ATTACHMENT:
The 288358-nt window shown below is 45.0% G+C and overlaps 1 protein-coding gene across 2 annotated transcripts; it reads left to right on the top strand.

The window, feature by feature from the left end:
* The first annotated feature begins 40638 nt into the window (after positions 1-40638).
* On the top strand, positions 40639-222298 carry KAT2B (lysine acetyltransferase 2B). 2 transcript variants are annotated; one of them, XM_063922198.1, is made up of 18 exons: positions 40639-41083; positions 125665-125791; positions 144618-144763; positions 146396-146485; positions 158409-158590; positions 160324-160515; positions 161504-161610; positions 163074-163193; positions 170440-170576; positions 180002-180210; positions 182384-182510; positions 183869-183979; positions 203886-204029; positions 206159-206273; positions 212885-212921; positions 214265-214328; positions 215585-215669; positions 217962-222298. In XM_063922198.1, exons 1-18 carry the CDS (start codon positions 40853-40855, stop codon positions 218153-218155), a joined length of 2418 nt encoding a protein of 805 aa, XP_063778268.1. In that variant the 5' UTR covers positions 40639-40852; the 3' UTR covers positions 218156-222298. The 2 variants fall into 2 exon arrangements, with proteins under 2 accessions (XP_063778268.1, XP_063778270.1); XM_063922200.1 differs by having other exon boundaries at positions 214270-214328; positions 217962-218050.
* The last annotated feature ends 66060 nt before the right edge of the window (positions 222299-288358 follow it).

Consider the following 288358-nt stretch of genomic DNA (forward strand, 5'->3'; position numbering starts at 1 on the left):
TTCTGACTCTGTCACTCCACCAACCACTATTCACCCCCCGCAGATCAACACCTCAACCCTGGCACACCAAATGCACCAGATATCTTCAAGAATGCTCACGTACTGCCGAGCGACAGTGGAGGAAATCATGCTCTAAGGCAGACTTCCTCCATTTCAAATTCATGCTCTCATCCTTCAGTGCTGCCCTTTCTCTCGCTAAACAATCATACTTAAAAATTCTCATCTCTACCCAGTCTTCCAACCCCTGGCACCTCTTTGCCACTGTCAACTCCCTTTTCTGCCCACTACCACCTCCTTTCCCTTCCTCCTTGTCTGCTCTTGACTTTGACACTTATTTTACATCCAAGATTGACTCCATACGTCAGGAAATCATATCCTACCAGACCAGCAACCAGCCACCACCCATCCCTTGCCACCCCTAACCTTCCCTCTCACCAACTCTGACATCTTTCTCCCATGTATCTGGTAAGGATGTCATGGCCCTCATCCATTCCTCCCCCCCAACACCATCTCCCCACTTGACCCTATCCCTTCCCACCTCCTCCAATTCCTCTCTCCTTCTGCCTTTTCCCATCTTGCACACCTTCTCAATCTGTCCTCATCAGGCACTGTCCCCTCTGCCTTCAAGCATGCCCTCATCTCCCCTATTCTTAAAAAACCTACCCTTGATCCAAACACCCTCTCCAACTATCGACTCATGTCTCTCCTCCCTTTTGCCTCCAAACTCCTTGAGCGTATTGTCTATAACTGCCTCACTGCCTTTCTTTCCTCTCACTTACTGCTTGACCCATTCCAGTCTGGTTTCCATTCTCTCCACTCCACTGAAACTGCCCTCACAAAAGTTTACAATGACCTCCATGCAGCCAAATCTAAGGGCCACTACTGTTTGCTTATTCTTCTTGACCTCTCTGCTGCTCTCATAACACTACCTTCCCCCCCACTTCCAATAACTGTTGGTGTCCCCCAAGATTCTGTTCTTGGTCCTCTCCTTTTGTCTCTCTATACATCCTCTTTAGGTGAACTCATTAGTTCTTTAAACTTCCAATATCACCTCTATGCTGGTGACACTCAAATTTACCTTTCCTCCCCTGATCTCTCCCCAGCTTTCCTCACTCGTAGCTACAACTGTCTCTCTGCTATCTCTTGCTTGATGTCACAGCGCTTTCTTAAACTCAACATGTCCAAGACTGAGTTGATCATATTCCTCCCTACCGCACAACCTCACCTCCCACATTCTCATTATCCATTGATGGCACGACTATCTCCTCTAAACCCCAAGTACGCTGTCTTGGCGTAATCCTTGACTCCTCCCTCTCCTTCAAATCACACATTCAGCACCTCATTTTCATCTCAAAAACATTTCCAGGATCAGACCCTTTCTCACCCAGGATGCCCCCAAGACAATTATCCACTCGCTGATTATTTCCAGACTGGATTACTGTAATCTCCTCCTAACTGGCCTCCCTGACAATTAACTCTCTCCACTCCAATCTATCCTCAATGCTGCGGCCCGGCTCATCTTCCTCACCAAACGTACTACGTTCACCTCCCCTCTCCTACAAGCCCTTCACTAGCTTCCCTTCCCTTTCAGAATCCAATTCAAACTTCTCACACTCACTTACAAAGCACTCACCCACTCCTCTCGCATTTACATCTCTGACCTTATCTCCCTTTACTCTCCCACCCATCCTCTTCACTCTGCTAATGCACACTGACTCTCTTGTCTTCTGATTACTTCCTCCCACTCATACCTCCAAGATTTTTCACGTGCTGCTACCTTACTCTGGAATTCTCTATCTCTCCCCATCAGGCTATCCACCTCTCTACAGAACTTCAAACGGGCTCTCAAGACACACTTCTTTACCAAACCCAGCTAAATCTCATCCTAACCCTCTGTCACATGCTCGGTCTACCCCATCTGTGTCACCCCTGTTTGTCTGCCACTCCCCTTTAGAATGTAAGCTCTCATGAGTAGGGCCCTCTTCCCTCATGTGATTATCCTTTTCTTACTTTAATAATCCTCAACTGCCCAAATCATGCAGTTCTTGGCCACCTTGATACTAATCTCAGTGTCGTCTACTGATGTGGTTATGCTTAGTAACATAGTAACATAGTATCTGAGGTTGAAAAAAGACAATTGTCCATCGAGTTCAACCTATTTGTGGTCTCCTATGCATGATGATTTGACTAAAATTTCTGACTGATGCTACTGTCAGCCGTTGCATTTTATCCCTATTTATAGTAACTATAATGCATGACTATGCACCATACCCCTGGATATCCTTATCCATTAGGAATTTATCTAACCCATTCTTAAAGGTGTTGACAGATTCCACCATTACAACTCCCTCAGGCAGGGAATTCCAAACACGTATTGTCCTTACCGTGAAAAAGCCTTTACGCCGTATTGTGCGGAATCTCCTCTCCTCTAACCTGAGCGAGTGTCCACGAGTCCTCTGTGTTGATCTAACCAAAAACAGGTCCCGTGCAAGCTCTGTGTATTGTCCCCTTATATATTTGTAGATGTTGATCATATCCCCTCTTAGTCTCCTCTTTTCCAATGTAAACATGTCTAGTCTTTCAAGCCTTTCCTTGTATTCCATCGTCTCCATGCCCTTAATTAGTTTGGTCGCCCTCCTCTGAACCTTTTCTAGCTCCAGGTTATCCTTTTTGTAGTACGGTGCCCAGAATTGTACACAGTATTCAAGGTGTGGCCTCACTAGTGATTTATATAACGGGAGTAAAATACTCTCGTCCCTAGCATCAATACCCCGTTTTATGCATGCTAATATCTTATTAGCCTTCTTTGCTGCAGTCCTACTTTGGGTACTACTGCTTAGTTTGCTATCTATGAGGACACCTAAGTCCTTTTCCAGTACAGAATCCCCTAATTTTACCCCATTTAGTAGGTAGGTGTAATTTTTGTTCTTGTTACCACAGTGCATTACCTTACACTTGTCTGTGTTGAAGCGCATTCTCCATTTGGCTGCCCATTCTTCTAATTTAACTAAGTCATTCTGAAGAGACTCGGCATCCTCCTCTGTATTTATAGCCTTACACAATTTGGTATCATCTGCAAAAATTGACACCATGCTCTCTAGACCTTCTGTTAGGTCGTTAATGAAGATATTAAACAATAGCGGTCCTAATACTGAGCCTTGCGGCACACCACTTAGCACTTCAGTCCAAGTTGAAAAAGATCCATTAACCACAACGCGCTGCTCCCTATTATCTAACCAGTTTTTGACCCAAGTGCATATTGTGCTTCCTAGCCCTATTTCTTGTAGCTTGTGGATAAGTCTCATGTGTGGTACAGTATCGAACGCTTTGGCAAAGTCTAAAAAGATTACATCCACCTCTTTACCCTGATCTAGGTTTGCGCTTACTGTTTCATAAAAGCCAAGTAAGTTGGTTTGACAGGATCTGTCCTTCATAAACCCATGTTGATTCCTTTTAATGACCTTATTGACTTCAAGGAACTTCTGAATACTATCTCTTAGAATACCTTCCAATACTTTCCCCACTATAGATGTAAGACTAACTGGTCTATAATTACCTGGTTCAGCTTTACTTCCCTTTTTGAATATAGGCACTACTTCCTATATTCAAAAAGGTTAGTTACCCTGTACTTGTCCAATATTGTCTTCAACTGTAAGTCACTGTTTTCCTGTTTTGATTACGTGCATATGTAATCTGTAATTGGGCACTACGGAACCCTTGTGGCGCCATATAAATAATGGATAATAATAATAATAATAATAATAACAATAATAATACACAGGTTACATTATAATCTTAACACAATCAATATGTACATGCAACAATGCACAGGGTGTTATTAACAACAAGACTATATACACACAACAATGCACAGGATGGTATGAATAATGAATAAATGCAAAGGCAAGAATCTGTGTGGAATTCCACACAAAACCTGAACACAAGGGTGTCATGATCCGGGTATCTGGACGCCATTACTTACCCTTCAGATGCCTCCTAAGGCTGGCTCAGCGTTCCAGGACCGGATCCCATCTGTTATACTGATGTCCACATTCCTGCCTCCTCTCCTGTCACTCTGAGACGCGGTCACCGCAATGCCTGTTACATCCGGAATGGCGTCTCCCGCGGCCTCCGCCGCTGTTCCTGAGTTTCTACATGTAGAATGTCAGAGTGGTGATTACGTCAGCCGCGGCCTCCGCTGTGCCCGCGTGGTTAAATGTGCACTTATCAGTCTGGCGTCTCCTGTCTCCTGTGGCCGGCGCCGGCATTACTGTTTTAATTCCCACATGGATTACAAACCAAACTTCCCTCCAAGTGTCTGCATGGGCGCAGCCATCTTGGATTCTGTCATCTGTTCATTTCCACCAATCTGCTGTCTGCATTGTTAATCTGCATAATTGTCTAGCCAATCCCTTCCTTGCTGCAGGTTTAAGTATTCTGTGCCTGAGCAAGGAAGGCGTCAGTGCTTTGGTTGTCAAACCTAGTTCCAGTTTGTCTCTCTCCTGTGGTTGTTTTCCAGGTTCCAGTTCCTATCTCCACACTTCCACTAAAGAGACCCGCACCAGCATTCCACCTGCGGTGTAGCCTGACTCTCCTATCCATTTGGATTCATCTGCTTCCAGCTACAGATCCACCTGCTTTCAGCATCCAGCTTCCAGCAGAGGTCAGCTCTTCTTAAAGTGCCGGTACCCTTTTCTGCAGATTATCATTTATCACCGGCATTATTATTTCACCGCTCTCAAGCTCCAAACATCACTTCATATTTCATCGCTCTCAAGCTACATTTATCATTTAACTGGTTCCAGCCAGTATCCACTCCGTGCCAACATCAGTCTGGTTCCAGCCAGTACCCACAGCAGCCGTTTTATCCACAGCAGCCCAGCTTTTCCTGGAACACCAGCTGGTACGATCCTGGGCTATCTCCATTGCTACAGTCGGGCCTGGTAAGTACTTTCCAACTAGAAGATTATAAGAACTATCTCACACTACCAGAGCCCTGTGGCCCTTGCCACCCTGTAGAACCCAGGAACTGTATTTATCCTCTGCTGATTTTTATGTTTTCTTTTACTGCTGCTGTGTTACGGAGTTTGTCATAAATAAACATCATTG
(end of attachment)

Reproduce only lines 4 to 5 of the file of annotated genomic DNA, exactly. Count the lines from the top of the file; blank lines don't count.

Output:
* On the top strand, positions 40639-222298 carry KAT2B (lysine acetyltransferase 2B). 2 transcript variants are annotated; one of them, XM_063922198.1, is made up of 18 exons: positions 40639-41083; positions 125665-125791; positions 144618-144763; positions 146396-146485; positions 158409-158590; positions 160324-160515; positions 161504-161610; positions 163074-163193; positions 170440-170576; positions 180002-180210; positions 182384-182510; positions 183869-183979; positions 203886-204029; positions 206159-206273; positions 212885-212921; positions 214265-214328; positions 215585-215669; positions 217962-222298. In XM_063922198.1, exons 1-18 carry the CDS (start codon positions 40853-40855, stop codon positions 218153-218155), a joined length of 2418 nt encoding a protein of 805 aa, XP_063778268.1. In that variant the 5' UTR covers positions 40639-40852; the 3' UTR covers positions 218156-222298. The 2 variants fall into 2 exon arrangements, with proteins under 2 accessions (XP_063778268.1, XP_063778270.1); XM_063922200.1 differs by having other exon boundaries at positions 214270-214328; positions 217962-218050.
* The last annotated feature ends 66060 nt before the right edge of the window (positions 222299-288358 follow it).